“Maybe this won't be as bad as we thought.
Maybe there will be sufficient respect shown for Dean Smith, and what he achieved at North Carolina and the way he achieved it. Maybe this will be less a glorification of a bully and a boor and more a celebration of a coach and of coaching, a paean to sound fundamentals, clean recruiting, fearsome defense, motion offense, and a systematic approach to teaching the game of basketball.
Maybe we will see Bob (or is it Bobby?) Knight smile instead of snarl, acknowledge instead of attack, express humility instead of hostility when he passes Smith as the man with the most wins as a major-college coach.
The best we can do is work toward ambivalence, a grudging acceptance of this shift in the coaching pecking order.
In part, this reflects our admiration and respect for Dean Smith and the way in which he did things.
Unlike Kentucky's Adolph Rupp, the man he surpassed in career wins in 1997, Smith coached throughout his career against full-time basketball coaches rather than moonlighting football assistants at schools that did not take basketball seriously.
Unlike Rupp, who was either a racist or did a good impersonation of one, Smith coached with and against black athletes in a more competitive, highly pressurized, nationally scrutinized game. Unlike Rupp -- a fellow Kansas grad and disciple of Hall of Famer Phog Allen -- Smith never got his program on probation.
And, unlike most college coaches of any period, Smith is a man with a social conscience who, while admittedly comfortable in his status, is unafraid to stand for the values and causes in which he believes. We admire that.
In part, our discomfort with Knight's ascendancy reveals our antipathy for the coach exiled to Texas Tech after one too many transgressions at Indiana.
There's no point in cataloguing Knight's periodic acts of violence, abuses of authority, explosions of ill-temper, and arrogant indifference to the leaders of his own university and to the bounds of conduct expected of everyone else.
Suffice it to say, we will forever marvel at parents who knowingly send their children into his care and at leaders of higher education who tolerate his antics because he wins.
Finally, we regret seeing Bob Knight as the preeminent coach because, frankly, we are ACC chauvinists and he traces none of his roots to these parts.”
<fontsize ="3">On this last point, is Knight really the pre-eminent coach, once he passes Smith in the wins column? Feinstein argues that the five greatest college basketball coaches of all time are, in whatever order you choose – Smith, Knight, Coach K, Rupp and Wooden. I wouldn’t argue with that. It’s taken Knight about four seasons longer than Smith to amass the same win total, and Smith’s got a winning percentage about sixty points higher than Knight. Knight’s won three national championships (as has Coach K), versus just two for Smith, and both are dwarfed by Wooden’s national championship total, though Wooden coached in an era when it was possible to monopolize talent in a way that became impossible about the time Wooden retired in 1975. As Jacobs notes above, Rupp also coached under less competitive conditions than Smith, Knight or Coach K, but his four championships place him second all-time.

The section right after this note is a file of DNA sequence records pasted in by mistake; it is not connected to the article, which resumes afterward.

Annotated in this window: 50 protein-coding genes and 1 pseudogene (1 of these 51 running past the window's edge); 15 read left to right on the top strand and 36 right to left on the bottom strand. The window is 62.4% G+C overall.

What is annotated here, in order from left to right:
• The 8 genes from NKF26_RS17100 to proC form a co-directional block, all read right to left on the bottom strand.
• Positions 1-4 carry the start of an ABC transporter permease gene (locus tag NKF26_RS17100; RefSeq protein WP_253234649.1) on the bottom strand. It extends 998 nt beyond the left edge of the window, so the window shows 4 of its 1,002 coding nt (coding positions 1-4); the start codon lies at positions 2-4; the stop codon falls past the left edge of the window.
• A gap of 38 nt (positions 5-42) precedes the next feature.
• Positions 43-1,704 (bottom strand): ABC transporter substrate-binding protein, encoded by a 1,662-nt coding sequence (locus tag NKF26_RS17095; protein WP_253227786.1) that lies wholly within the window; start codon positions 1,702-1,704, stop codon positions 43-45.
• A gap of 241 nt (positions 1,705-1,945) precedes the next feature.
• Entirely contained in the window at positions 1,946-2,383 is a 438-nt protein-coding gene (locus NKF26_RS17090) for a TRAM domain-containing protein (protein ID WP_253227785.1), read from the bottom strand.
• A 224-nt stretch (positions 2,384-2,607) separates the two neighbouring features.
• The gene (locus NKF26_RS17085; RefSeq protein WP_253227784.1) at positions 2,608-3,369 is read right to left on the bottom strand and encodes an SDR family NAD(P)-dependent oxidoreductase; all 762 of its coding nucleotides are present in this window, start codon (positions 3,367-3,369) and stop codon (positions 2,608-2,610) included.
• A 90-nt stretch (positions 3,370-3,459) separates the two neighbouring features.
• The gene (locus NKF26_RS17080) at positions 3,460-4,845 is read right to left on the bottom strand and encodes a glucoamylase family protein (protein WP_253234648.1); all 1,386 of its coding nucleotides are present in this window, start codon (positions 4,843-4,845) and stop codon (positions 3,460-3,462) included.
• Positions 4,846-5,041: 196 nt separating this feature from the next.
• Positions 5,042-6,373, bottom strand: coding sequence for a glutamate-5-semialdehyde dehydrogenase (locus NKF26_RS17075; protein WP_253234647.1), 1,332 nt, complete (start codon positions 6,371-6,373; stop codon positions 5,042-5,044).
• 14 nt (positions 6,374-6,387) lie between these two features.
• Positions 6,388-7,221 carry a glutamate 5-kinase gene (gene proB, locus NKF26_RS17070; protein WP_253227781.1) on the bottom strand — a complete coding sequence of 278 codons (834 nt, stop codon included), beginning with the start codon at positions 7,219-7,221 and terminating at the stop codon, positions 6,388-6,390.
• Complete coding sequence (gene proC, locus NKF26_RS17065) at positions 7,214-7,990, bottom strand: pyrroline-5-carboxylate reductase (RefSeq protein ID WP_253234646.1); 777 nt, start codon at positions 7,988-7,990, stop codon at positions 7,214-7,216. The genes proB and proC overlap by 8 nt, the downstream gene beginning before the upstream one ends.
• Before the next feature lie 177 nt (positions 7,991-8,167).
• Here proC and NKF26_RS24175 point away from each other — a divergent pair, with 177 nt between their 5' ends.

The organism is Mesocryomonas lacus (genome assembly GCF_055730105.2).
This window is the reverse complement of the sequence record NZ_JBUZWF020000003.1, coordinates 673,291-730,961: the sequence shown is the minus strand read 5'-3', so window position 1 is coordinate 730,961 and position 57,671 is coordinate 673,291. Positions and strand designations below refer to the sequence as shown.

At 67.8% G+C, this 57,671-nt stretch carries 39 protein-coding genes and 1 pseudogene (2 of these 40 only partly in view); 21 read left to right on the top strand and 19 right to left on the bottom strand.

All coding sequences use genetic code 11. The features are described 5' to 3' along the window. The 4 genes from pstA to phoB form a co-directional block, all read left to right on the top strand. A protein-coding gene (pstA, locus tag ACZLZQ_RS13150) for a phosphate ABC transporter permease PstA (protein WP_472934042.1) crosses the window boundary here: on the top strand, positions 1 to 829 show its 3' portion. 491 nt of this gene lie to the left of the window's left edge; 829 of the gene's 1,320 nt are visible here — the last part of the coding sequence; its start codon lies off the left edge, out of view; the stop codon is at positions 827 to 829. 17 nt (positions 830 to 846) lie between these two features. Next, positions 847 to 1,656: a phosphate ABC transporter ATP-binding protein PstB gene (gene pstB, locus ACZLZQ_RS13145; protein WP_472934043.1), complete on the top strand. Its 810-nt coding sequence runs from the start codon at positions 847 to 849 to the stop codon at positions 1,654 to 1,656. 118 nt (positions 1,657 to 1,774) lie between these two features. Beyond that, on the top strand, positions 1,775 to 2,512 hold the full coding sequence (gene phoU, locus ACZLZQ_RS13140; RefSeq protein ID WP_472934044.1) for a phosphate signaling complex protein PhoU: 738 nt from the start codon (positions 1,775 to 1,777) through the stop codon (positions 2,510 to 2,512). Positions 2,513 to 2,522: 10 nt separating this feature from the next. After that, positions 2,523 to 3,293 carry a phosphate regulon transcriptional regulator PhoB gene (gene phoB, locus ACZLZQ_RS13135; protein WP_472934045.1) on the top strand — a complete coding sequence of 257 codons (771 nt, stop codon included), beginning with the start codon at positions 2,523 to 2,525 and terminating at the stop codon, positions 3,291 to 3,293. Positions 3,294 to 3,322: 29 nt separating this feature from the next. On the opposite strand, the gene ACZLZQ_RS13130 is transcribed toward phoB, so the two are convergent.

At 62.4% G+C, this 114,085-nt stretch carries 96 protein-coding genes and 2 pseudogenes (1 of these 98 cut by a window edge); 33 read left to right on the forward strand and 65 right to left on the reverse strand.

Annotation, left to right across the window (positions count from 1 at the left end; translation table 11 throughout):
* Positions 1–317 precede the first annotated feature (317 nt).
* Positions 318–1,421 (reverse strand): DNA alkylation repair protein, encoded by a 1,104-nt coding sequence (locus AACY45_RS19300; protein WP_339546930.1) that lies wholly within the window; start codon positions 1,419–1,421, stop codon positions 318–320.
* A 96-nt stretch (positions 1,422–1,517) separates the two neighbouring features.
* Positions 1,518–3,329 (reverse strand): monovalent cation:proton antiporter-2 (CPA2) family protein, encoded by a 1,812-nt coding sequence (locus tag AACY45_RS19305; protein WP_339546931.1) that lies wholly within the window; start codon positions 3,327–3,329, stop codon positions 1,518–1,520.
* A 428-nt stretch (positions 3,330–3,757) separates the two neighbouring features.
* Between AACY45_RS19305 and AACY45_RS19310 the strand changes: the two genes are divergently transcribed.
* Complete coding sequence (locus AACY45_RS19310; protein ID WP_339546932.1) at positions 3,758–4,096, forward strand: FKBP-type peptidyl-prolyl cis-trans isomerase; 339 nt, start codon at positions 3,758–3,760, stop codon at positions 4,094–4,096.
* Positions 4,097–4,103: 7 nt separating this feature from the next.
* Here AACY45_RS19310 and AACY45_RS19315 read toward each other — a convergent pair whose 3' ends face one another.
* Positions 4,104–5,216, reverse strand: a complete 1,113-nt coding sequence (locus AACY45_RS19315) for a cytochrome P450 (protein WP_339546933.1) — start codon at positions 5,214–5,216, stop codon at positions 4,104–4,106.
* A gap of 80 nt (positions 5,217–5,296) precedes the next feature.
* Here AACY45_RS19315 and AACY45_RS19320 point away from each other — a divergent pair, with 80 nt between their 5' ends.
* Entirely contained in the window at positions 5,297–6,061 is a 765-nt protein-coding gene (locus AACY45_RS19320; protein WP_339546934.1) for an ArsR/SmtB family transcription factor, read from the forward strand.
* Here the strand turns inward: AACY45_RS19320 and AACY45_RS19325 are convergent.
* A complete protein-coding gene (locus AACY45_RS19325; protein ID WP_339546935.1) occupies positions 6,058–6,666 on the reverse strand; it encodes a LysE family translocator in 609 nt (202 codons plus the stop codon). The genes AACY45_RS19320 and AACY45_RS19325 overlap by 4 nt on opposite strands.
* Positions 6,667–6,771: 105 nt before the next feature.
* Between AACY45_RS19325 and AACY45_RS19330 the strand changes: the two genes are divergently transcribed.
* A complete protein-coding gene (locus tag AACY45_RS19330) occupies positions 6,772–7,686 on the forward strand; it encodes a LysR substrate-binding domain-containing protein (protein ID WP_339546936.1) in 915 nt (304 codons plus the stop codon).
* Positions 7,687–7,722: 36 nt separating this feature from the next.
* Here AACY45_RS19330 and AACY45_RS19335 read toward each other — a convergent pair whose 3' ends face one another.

Knight’s not had the kind of NBA talent that regularly passed through Chapel Hill. Isiah Thomas was, by far his best player ever and no one else really approached him in terms of NBA performance - compare that to Jordan, Worthy, McAdoo, Carter, Jamison and the endless list of future NBA stars who played for Smith). According to Michael Rosenberg of FOX sports, this makes Knight less than the best recruiter of all time, but it does make him the best coach of all time.
There is one caveat to this discussion (wasn’t that worth the wait?) that I have seen little commentary on: Knight has really faded as a top flight coach over the past decade or more. The last Knight team to make the final four was the 1992 Hoosier edition. The 1993 team, which went 31-4, was the last Knight team to win a conference title. In the five seasons from 1994-95 through 1998-99, Indiana lost at least ten games every season. If you consider that an elite program should - save for the three or so tough games pre-conference games on the schedule - win virtually all of its non-conference games, records like 19-12 or 20-11 just aren’t very good. In fact, nine of the last 11 Bob Knight teams, including four of his five Red Raider teams, have lost at least ten games. Smith, by contrast, lost ten games in a season just four times inhis entire thirty six year career as head coach. Last year’s Tech team went 15-17, the first losing season in Knight’s career, and only three of his five seasons in Lubbock have ended with trips to the Big Dance. Vitale insisted last night that it was “unbelievable” that Knight had managed to take three Texas Tech teams to the NCAAs in the past five seasons. But, this is a preposterously low standard for an all-time great coach trying to get a school from a major conference into a 65-team field. There is simply no comparable stretch of mediocrity in Smith’s career or Coach K’s.
And, to return to the issue raised by Forde and Feinstein, if Knight’s defenders contend that he has had to make do with less than elite talent at a school in a football state, that begs the question of how this all-time great ended up at such a barren basketball outpost.
Leaving aside the off-the-court issues and the controversy, Bob Knight is simply no longer an elite coach though, because of his career accomplishments, he is still treated as one (not unlike Bowden and Paterno). He is an all-time great, but other than padding his win totals, he has not added substantively to his stellar accomplishments in more than a decade.